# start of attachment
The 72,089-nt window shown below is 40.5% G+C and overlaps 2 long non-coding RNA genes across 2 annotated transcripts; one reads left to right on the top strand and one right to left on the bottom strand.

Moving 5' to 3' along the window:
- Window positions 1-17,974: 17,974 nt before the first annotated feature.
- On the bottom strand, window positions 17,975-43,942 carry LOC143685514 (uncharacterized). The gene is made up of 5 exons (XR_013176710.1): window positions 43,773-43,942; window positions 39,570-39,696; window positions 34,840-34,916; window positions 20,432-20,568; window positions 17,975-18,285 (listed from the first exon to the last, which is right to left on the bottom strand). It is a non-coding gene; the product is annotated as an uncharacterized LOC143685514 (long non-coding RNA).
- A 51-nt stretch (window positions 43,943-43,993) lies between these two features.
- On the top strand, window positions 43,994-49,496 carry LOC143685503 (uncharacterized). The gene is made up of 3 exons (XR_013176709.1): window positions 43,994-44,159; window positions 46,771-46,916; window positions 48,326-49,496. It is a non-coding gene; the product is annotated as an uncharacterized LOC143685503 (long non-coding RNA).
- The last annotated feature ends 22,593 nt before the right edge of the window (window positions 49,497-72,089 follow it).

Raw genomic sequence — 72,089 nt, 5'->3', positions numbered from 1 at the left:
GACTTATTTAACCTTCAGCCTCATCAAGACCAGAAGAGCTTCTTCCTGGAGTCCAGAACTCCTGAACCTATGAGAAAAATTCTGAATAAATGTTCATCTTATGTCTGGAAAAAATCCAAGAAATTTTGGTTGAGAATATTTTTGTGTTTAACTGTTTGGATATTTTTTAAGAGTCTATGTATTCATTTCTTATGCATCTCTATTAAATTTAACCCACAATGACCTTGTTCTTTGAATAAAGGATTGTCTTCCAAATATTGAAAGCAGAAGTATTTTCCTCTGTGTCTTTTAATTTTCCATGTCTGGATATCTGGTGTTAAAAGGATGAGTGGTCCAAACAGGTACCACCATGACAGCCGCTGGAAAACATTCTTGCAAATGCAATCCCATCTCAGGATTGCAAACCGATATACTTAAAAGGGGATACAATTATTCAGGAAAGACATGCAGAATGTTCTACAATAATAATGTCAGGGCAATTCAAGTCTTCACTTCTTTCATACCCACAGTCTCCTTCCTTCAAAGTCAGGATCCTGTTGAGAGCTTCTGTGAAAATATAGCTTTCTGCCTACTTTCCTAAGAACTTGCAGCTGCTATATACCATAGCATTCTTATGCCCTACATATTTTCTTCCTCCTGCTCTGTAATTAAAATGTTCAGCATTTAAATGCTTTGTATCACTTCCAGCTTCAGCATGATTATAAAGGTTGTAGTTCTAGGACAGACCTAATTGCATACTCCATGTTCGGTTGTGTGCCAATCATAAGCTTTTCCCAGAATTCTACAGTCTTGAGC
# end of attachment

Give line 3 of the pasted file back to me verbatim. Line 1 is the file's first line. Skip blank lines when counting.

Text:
- Window positions 1-17,974: 17,974 nt before the first annotated feature.